new releases

American Psycho (18) 101 mins t i: * it t

When American Psycho was published in 1991, memories of the 805 lingered on in the world like a particularly bad cocaine comedown. The designer-suited, money- obsessed decade was only a few months in its grave, close enough in time to give Bret Easton Ellis's prose a particularly vicious edge; and ensure that the book met with a blazing reaction.

By the time Mary Harron’s film version hits the screens, we’ve gone through the whole of the 905. We can now, supposedly, see behind the labels on the clothes and the zeros on the paychecks that defined the age of the yuppie. Harron does away with Ellis’s outward excesses - the gory murders, the torture scenes, the sickening misogyny of the central character, Patrick Bateman and serves up the essence of the novel in a more palatable form.

That doesn’t mean her film is soft; it certainly isn't. But where Ellis pushed his readers away from the material by using unflinching detail in his descriptions of the violence, the director draws the audience in by encouraging us to collude with her satiric standpoint. Bateman might have the axe, the nailgun and the knives, but Harron has humour and, ultimately, that's the sharpest weapon of them all.

The story plays out in the workplace some would argue purely in the mind of Patrick Bateman (Christian Bale), who's into 'acquisitions and mergers' (or is that ‘executions and murders’?) for a large Wall Street firm. During the day, Bateman shuffles the papers on his desk, listens to his Walkman and makes restaurant reservations. By night he's a murderous psychopath whose delusions threaten to push him completely over the edge. When he takes an axe to the skull of one of his colleagues (Jared Leto), his cool begins to crack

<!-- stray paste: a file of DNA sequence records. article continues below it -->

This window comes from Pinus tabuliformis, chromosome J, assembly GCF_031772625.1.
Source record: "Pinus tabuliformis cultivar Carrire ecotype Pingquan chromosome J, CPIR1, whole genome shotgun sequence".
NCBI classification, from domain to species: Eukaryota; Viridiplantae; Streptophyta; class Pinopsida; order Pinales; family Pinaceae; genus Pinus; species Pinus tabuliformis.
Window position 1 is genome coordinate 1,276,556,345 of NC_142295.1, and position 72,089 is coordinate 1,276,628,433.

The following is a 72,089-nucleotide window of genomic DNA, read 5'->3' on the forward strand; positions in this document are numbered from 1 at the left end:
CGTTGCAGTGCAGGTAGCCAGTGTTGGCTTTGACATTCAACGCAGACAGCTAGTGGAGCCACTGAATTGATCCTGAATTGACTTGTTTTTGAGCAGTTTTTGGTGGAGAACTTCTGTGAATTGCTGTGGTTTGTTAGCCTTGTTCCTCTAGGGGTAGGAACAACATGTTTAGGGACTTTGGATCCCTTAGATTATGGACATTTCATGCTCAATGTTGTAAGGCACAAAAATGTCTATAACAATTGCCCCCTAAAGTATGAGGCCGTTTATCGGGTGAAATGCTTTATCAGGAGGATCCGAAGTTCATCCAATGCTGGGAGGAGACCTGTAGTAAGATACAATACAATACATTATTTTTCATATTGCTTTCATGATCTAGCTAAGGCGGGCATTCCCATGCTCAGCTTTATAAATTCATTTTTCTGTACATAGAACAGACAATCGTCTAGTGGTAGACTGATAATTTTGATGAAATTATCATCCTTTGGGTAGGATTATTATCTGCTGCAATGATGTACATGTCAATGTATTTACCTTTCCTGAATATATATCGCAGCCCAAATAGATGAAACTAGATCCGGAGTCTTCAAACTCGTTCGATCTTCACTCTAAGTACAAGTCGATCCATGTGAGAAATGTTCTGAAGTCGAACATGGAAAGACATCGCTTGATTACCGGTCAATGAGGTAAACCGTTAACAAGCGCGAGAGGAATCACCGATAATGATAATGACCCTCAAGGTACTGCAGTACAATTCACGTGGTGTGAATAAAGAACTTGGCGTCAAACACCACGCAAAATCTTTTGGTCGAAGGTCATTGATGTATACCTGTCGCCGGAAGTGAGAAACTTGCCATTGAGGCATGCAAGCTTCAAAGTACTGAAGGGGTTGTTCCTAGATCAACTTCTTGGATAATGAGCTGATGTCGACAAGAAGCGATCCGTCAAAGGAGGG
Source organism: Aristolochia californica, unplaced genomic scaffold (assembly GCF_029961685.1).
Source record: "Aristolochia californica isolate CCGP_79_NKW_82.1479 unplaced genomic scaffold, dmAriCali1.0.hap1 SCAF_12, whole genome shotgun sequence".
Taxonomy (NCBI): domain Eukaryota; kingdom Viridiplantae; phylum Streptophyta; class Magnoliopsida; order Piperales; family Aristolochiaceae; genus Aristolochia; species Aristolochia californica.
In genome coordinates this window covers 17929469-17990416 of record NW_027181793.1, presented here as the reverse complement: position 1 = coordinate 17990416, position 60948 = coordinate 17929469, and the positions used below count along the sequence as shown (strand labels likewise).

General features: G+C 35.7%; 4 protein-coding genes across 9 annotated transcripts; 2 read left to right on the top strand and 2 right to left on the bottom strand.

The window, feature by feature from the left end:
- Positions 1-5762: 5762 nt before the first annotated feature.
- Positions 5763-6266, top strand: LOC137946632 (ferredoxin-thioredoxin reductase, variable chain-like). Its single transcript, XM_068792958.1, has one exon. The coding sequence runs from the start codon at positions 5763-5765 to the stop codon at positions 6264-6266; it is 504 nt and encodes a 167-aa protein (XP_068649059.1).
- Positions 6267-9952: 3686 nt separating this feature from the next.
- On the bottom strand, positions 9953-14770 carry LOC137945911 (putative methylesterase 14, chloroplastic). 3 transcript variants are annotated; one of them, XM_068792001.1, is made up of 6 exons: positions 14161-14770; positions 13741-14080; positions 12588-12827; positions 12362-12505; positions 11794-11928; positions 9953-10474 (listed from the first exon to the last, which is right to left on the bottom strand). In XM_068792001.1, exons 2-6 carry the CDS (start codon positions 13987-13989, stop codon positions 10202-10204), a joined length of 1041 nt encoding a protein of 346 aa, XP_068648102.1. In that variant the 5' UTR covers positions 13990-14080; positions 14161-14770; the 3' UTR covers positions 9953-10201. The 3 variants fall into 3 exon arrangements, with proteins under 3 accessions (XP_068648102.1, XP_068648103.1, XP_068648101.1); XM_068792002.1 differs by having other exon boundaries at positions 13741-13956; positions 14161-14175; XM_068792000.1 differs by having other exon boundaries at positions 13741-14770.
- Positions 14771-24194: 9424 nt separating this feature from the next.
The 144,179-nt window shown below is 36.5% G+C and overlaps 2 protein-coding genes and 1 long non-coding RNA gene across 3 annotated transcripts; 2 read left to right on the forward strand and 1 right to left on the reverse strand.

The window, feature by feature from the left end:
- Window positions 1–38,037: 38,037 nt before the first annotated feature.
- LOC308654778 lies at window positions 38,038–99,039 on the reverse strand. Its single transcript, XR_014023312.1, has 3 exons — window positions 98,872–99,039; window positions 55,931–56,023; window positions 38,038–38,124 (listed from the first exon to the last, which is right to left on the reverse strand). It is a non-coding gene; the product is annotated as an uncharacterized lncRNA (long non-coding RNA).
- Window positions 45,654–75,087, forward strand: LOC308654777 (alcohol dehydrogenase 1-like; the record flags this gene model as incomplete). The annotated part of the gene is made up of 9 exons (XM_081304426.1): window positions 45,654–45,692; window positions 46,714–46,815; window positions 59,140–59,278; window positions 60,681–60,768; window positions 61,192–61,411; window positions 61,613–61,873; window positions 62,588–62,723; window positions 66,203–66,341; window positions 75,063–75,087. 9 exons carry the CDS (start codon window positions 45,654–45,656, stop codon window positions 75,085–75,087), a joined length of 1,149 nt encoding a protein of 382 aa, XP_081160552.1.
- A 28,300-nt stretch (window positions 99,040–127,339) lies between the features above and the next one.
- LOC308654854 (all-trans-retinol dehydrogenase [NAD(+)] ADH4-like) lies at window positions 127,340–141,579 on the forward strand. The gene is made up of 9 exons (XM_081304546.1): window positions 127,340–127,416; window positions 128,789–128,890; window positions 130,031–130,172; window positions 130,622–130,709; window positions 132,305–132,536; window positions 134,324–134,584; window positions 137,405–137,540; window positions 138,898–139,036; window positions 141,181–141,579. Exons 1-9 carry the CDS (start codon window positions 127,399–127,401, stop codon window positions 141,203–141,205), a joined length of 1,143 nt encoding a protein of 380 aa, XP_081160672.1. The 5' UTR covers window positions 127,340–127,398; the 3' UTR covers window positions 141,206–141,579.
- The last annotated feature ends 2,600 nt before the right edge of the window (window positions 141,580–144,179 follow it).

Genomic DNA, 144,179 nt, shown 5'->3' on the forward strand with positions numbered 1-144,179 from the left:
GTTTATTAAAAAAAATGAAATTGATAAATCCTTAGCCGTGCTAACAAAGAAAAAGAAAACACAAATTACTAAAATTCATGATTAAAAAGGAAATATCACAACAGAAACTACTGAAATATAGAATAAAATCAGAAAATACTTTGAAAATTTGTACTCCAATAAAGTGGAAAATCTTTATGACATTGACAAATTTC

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“5': R

Mission To Mars

‘At his film‘s climax you will think: “So what?“

Bateman might have an axe, but director Harron has humor, the sharpest weapon of all

when cross-examined by a private detective (Willem Dafoe).

Bale is excellent as Bateman, with buffed-up muscles and blank eyes emphasising the character's ‘all surface, no feeling' attitude to life. As the movie is essentially Bateman's arrogant fantasy of himself as a Bonfire Of The Vanities-style ’master of the universe', it makes sense that Bale is the focus of every scene.

However, Harron doesn't let him dominate, but instead uses him as one of the many elements with which to ridicule the era; its music, its furniture, its nouvelle cuisine. For a film whose subject is excess and mental breakdown, American Psycho is remarkable for its cool, sharp control.

(Alan Morrison) ii General release from Fri 27 Apr. See feature, pagelO

accent to moan: ’The engines cannae take anymore, Captain.’ At best this provokes unintentional laughter, lacking as it does knowing humour and bulging wrth gun-ho patriotism. The characters merely enable the mechanics of the plot and once we’ve lost interest in these ZD Ciphers, what’s left is a weak story and an expensrve but unimaginative spectacle in spite of a high level of cooperation from the real NASA. Mission To Mars is a mongrel movre; each of its component parts has been handled better elsewhere. Its trippy quasi-religious climactic revelation was handled better in 2007: A Space Odyssey, ditto the space race patriotism

(PG) 116 min i: k

The year is 20.. .1 and NASA has laiiuetl men and a woman on Mars But no sooner has l/llSSIUII (‘oiiiinantlei' Luke Graham (Don Clit-atlle) l()llli(l a Sign of life on the apparently (lead rt-(l planet than sciiietliing Wicked his way comes and Wipes his team out. Cue fellow Commanders Woody Bla' e (Tim Robbins) and lim l.r’lc( oimell (Cary Sinese), who man a recovery mission in the company of Blake's ‘.‘.'|l(’, Dr Terri Fisher (Connie NOIl'stflrl, and science officer Phil Oliliiiyer (Jerry